of controversy among folks of various 
schools of thought regarding whether 
dogs are capable of having emotions as 
we humans understand them.

 The concept of canine cognition 
is a very touchy subject among some 
religious groups who deem it blatant 
blasphemy to give a dog the credit for 
being anywhere near able to have the 
kinds of feelings we humans do. I don’t 
see the connection, myself. I believe God created the dog - 
and every other animal for that matter - for a very specific 
purpose, just as He created each one of us for a specific 

 We are classified under different species, but we all 
play an important part in the universe and on this globe. 
I would never be so bold as to assume my reason for 
being is more important than any other creature’s on 
earth. We are all part of a big picture, and we should 
humble ourselves to the knowledge that we are blessed 
to be alive at all.

 I don’t have time or space in this article to cover the 
details of all the studies that have been conducted or are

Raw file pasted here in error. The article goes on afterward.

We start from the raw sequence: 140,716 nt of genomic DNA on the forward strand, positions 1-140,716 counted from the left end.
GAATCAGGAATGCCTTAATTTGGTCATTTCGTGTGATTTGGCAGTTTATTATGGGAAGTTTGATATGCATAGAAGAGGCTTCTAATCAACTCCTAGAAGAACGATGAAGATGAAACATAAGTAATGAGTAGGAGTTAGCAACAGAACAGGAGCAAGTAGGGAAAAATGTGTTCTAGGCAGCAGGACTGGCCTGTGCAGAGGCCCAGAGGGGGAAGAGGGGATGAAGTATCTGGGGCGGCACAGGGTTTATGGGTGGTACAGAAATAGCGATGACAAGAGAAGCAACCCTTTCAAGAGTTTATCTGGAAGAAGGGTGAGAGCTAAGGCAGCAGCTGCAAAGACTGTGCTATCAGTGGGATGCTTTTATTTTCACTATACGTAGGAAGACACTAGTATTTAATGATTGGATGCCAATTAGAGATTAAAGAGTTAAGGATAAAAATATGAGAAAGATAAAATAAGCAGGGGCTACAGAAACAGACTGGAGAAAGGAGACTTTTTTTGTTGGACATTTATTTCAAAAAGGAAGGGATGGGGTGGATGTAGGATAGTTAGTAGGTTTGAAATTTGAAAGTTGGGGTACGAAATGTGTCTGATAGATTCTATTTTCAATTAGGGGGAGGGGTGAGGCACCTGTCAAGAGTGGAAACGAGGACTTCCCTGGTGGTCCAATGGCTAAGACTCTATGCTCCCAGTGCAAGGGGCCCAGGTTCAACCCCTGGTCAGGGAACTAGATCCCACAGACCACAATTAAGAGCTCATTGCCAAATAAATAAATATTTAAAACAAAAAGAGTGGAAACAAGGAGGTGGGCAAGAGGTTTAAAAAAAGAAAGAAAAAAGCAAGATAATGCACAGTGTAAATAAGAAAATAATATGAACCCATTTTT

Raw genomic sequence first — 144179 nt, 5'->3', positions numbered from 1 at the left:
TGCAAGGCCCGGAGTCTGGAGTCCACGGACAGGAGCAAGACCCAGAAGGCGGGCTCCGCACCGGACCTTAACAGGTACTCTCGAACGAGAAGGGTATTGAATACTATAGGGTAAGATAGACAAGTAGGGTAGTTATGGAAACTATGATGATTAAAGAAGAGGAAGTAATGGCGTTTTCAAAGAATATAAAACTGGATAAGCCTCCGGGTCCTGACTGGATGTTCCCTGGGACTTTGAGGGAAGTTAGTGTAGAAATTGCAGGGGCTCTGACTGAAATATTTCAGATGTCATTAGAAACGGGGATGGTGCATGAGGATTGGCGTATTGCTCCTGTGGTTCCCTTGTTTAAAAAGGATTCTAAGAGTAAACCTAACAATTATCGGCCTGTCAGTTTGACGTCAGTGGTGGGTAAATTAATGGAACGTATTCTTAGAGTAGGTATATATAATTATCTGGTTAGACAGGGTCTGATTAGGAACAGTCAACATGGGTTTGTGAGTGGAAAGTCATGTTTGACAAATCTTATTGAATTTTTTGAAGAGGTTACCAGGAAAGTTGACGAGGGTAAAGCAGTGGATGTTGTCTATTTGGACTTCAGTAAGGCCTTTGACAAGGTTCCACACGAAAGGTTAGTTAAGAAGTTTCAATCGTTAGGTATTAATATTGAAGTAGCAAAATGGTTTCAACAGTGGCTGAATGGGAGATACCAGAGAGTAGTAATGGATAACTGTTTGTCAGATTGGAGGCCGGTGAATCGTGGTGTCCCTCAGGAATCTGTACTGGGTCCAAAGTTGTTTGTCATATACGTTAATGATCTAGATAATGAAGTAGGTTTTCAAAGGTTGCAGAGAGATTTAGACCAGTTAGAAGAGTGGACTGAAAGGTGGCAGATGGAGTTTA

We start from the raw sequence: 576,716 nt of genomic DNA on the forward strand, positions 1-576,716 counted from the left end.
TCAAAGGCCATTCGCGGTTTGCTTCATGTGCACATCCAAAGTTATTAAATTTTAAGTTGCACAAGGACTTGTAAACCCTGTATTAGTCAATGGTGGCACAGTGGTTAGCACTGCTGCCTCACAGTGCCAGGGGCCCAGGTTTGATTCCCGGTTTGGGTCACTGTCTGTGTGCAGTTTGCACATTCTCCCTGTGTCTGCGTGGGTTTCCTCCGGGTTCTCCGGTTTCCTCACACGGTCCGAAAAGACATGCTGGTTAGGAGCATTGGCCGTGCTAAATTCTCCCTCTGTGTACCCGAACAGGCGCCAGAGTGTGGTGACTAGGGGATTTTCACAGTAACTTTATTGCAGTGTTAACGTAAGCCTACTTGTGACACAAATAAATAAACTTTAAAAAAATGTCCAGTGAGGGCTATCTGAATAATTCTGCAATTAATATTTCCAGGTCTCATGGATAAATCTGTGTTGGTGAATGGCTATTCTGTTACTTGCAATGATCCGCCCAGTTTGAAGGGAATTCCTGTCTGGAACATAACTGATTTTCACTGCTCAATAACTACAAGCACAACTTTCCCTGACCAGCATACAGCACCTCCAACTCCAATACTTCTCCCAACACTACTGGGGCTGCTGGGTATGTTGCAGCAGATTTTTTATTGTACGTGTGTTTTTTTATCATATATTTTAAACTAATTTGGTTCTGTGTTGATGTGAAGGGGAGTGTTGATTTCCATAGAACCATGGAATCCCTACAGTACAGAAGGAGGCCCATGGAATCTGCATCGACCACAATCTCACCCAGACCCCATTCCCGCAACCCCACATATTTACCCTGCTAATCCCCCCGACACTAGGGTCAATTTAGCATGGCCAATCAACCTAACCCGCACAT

currently underway on canine cognition, but here is a 
short list of website pages that I found during a Google 
search on this very subject, for those readers who are 
interested enough to look them up:

Duke Canine Cognition Center (Duke University) -

Max Plank Institute for Evolutionary Anthropology -

Horowitz Dog Cognition Lab (Columbia University) -

Harvard Canine Cognition Lab (Facebook) - https://

 On a more personal note, if you are interested in learning 
more about what goes on in the mind of your own dog, 
you may want to visit This is a website 
where you can assess your dog’s cognitive tendencies in